This Friday, it will be April. Eight days after that, Vermont's trout season opens. And the weather's getting nicer every week. So it's time to start planning your Release Days.
Most schools schedule their Release Days for the last two weeks of May or the first week of June. A few go earlier, but those three weeks tend to be a time when you can count on the weather: it won't always be sunny, but it probably won't be too cold.
Depending on what you plan to do at your Release Day--more on this in my next post--you might also want to schedule a back-up rain date. It's not that you and your students can't have a very successful Release Day in the rain, but a downpour could "dampen" most people's spirits, and raging torrents because of days of heavy rain would pose serious risks.
Most schools transport students to Release Day using school busses. If that's going to be the case for you, you may need to get your reservation in ASAP and perhaps even schedule your release around the availability of transportation.
A final consideration is the availability of volunteers. Most schools plan Release Days that include a variety of in-stream or stream-side fieldwork activities. In almost every case, it's helpful if not necessary to enlist the help of parents, co-workers, Trout Unlimited members, or other community volunteers. You wouldn't want to schedule your Release Day at a time when the volunteers you need can't attend.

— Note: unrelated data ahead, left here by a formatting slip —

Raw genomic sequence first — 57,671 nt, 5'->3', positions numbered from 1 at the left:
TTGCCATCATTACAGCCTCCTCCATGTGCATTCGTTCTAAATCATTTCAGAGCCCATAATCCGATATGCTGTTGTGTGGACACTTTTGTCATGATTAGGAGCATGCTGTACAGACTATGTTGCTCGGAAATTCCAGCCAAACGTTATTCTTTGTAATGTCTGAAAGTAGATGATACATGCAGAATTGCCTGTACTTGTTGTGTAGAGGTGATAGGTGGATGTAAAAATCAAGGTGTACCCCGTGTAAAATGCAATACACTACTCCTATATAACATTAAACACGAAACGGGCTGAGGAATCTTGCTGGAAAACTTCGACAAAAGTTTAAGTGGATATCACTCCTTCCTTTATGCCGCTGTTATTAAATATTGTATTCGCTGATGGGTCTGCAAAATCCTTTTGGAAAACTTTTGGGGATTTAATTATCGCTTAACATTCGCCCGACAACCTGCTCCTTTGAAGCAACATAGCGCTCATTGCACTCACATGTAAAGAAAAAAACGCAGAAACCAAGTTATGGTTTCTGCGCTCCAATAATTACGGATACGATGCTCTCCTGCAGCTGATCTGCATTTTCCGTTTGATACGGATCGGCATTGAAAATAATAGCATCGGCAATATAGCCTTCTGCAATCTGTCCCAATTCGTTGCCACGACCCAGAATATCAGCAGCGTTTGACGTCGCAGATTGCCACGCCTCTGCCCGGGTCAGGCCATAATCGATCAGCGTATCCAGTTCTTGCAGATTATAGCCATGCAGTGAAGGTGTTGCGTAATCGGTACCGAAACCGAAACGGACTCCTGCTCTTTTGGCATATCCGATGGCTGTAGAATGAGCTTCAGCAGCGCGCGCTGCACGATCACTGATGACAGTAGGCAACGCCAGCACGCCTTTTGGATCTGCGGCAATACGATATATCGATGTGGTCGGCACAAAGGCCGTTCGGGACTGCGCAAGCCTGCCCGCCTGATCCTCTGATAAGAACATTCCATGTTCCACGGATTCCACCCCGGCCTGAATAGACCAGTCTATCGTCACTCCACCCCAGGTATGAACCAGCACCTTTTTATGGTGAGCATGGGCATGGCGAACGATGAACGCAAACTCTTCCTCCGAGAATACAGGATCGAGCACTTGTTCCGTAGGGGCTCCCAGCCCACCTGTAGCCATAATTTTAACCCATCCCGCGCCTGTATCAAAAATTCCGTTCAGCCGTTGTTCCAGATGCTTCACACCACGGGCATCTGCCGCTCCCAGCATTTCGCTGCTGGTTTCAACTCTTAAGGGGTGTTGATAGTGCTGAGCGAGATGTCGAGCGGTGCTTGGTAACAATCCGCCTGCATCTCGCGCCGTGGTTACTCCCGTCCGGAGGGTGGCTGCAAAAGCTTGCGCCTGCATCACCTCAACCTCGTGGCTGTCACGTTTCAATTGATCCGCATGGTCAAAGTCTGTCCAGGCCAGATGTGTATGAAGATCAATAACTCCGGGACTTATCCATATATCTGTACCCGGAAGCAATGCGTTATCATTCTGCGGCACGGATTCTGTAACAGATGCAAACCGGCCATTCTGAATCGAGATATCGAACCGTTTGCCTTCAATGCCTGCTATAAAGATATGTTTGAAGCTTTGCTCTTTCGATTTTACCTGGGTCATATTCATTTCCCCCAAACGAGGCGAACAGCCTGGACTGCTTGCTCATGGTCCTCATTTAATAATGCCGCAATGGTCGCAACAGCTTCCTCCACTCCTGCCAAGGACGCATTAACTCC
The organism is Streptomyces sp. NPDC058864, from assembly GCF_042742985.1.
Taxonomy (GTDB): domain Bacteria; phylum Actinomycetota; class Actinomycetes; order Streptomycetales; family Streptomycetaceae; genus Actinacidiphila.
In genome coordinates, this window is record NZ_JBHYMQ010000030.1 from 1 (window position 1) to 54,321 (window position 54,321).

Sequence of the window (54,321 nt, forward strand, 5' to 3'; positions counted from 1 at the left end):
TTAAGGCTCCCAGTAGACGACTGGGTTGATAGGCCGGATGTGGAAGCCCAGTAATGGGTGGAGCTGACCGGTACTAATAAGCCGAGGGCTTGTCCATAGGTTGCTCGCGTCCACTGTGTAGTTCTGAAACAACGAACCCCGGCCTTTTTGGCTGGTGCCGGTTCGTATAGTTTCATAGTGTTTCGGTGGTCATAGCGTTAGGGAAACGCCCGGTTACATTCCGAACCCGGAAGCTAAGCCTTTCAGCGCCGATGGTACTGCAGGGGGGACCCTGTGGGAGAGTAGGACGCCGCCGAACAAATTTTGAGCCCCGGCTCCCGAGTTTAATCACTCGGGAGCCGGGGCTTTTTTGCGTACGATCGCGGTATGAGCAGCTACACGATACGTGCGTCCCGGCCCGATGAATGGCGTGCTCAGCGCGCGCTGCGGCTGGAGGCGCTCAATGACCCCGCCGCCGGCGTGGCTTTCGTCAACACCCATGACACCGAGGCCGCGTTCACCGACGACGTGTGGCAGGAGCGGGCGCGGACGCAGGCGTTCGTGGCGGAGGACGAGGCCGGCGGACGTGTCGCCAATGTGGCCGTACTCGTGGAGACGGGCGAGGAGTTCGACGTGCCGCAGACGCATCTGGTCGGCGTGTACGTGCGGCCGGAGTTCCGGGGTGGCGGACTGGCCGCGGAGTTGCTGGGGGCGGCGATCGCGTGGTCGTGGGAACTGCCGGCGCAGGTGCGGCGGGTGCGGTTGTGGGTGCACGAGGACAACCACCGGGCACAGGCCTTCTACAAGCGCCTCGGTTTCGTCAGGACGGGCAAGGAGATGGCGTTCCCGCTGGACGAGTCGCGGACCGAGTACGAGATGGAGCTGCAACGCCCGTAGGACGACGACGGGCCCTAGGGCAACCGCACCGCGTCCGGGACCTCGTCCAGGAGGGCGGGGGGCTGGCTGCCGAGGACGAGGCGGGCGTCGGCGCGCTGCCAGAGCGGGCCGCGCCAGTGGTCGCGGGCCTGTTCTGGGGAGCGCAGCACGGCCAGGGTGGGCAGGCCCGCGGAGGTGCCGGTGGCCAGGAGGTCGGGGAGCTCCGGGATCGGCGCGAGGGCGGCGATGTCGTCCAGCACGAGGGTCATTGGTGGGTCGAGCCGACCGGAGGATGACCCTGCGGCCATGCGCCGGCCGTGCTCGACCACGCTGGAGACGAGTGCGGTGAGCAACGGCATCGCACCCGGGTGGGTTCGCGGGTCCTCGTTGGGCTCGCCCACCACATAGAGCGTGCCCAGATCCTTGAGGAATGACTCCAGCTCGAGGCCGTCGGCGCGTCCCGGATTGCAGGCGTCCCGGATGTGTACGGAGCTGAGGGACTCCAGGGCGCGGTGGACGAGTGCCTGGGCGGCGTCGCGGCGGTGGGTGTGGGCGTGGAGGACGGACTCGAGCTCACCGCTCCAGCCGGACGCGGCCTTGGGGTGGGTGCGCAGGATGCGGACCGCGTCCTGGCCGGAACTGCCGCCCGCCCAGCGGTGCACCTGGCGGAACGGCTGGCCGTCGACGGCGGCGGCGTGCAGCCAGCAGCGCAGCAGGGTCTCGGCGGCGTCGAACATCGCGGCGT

Remember that Tom Jones of the Vermont Fish and Wildlife Department needs to approve your release site. Normally that is done in the fall as part of the process of requesting eggs. If for some reason you did not request his approval, you can contact him at email@example.com.
Depending on where your school is located, you may have several fabulous release site options close by or you may have no good options without traveling a distance.
What's the perfect release site? I often describe it as "skinny water," a small tributary brook that's just big enough to support trout and the bugs that will sustain them but small enough so that nobody, not even your most over-eager young student, can get into trouble.
Here is my wish list of the ideal characteristics of a great release stream:
Here are a few more examples, these of somewhat larger streams, with students (and others) in them.
Finally, if you're having trouble finding a good release location, ask for help, either from (a) stream-fishing-inclined parents or community members you know, (b) your area Trout Unlimited TIC liaison, or (c) me.
The next blog post will address the who and the what of Release Days. Stay tuned!
Joe Mark, Lead Facilitator, Vermont Trout in the Classroom
In June 2012, I retired after 40 years in higher education, having spent the last 32 years of my career as dean at Castleton. One of the first things I volunteered to do in retirement was to work with Jim Mirenda to help the Dorset School, where his kids and my Vermont grandkids attend, start a TIC program. Gradually that commitment grew into my current role, which is both demanding and highly rewarding.